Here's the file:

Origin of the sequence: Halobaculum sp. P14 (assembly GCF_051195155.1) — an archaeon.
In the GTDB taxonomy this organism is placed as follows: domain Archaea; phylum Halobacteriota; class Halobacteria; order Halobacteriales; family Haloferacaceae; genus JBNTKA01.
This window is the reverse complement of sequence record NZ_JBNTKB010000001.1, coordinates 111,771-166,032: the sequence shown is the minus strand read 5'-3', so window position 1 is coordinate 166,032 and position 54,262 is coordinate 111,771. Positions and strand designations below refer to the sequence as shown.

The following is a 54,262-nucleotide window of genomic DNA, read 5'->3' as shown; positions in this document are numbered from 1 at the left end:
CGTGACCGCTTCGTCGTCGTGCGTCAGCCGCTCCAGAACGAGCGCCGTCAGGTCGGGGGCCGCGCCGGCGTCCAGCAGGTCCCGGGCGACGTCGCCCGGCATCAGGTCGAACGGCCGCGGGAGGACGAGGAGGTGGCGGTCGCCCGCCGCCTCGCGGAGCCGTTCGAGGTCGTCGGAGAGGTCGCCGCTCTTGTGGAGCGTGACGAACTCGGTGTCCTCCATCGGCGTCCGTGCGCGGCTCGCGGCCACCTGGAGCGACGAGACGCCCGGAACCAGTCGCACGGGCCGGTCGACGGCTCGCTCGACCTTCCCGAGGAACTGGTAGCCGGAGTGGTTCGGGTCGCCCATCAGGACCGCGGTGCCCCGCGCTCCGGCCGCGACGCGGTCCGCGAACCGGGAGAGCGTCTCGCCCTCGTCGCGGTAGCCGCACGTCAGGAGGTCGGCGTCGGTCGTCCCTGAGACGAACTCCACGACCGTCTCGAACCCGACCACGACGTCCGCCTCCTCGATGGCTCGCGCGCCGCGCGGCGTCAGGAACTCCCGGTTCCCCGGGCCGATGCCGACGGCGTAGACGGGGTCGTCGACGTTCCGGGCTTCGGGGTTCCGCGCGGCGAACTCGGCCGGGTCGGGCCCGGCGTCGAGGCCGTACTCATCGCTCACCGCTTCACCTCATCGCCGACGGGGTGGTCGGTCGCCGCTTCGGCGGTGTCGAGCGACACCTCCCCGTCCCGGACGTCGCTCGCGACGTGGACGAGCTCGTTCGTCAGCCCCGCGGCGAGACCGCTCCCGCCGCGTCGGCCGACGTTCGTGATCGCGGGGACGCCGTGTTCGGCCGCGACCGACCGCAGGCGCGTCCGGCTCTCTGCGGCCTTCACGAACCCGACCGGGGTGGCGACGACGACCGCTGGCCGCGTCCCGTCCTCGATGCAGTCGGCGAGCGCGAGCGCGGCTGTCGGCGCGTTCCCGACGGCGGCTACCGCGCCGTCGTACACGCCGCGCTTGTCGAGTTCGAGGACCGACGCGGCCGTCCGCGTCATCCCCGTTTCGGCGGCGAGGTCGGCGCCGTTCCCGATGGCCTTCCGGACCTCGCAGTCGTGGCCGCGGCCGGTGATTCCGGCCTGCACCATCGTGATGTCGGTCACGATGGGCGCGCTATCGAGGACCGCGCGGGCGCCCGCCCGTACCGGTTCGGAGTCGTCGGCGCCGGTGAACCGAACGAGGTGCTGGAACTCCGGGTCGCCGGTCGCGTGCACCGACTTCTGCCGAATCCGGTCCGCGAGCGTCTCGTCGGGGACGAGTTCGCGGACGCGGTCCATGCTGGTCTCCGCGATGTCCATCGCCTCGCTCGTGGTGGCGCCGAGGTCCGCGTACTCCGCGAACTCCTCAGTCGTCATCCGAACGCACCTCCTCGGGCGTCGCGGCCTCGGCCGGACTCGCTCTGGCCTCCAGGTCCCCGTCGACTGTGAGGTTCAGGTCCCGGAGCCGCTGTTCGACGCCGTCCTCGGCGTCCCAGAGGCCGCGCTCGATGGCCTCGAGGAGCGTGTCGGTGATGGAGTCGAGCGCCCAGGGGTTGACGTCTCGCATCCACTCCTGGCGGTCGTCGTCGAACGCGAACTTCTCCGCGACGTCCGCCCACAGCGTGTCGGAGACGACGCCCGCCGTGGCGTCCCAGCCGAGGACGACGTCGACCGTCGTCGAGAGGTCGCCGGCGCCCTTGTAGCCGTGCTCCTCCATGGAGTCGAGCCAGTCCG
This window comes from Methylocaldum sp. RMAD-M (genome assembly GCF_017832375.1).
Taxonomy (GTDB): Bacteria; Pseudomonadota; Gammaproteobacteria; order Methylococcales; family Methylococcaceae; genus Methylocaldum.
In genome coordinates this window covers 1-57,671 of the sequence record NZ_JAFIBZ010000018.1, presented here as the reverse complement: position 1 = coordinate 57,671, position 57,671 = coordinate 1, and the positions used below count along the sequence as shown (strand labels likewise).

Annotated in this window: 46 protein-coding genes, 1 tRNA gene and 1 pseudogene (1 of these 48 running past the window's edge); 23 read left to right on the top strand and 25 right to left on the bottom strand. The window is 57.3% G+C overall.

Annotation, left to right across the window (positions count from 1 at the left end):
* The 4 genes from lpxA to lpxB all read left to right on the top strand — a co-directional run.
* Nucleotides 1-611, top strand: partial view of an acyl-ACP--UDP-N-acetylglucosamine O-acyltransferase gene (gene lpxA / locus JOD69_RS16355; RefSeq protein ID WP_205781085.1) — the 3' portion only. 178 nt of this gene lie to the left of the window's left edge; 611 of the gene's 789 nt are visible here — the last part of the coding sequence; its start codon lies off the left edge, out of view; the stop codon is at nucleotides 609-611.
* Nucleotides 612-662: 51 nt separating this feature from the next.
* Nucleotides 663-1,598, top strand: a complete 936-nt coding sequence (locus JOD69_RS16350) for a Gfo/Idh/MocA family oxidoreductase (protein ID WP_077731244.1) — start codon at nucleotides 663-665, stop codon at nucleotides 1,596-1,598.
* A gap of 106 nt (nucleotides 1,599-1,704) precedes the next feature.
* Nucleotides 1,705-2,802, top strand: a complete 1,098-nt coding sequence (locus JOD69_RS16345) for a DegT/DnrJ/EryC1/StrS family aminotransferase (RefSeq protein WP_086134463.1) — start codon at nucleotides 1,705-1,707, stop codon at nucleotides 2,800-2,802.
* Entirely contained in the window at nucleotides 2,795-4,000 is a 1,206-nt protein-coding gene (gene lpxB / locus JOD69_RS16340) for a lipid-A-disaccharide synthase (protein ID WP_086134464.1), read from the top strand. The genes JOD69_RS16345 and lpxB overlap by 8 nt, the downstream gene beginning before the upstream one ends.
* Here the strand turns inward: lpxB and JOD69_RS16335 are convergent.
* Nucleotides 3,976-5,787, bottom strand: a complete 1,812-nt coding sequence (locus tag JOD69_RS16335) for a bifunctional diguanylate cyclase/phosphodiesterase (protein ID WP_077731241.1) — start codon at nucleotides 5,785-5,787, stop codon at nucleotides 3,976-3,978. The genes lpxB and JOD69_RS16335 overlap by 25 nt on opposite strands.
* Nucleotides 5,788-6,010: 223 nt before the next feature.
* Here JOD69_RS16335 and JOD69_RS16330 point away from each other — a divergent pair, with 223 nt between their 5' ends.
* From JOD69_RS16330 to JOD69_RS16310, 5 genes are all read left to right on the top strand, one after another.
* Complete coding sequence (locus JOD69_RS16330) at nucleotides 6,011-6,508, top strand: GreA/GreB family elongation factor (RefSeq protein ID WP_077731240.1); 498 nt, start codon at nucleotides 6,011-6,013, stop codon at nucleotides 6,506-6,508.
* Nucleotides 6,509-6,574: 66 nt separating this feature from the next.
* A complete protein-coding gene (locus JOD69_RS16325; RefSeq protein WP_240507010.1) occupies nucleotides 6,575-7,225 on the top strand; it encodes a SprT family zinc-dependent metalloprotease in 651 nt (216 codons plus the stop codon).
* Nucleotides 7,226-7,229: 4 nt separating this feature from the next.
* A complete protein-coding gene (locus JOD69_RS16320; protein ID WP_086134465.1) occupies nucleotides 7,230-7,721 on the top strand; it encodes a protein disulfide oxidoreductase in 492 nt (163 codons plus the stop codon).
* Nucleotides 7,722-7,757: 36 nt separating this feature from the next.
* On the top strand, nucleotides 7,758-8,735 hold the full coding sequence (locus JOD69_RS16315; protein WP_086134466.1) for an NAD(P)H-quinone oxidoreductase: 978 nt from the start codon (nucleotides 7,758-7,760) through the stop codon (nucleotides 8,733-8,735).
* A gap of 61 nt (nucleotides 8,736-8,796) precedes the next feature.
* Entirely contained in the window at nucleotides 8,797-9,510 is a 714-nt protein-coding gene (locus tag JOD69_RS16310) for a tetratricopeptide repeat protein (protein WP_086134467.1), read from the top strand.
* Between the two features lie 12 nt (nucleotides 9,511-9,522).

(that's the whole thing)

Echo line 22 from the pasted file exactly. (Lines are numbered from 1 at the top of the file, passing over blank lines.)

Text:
* From JOD69_RS16330 to JOD69_RS16310, 5 genes are all read left to right on the top strand, one after another.